â€œWe looked at 742 books reviewed, across all genres. Of those 742, 655 were written by Caucasian authors (1 transgender writer, 437 men, and 217 women). Thirty-one were written by Africans or African Americans (21 men, 10 women), 9 were written by Hispanic authors (8 men, 1 woman), 33 by Asian, Asian-American or South Asian writers (19 men, 14 women), 8 by Middle Eastern writers (5 men, 3 women) and 6 were books written by writers whose racial background we were simply unable to identify.â€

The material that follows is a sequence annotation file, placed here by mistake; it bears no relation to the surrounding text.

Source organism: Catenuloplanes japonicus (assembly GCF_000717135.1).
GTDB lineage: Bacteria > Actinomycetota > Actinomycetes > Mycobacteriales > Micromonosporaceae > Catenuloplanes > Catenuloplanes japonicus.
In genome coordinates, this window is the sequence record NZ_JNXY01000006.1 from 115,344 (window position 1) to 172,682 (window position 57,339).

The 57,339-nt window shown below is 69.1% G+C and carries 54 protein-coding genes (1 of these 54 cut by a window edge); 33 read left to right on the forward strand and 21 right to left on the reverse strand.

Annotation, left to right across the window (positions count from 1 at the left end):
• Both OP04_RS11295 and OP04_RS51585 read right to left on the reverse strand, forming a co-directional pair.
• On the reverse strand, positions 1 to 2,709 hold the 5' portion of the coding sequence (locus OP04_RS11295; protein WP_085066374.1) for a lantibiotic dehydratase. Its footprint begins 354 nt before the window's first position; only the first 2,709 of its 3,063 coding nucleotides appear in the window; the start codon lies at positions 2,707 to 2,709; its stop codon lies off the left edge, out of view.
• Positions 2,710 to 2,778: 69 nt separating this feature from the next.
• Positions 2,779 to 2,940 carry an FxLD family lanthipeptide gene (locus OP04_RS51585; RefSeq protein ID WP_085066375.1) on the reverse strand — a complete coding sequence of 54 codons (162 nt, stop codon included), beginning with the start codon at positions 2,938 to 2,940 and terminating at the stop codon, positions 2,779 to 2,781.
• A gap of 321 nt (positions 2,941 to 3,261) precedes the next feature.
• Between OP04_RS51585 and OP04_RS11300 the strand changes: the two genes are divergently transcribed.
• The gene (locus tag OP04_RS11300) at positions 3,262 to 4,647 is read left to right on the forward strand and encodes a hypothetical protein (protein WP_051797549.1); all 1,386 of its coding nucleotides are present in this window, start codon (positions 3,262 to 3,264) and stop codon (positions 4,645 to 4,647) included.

And itâ€™s not the simple arithmetic that stops the heart. If you start tallying up the substance of womenâ€™s published work â€” whether women are writing 10,000-word feature articles, or whether they are responsible for the shorter filler pieces â€” it gets even more depressing. Or look at the topics that women are writing about. Frequently youâ€™ll find that the only articles with female bylines are about marriages and sex and divorce and child care.
Vida states, â€œThe truth is, these numbers donâ€™t lie. But that is just the beginning of this story.â€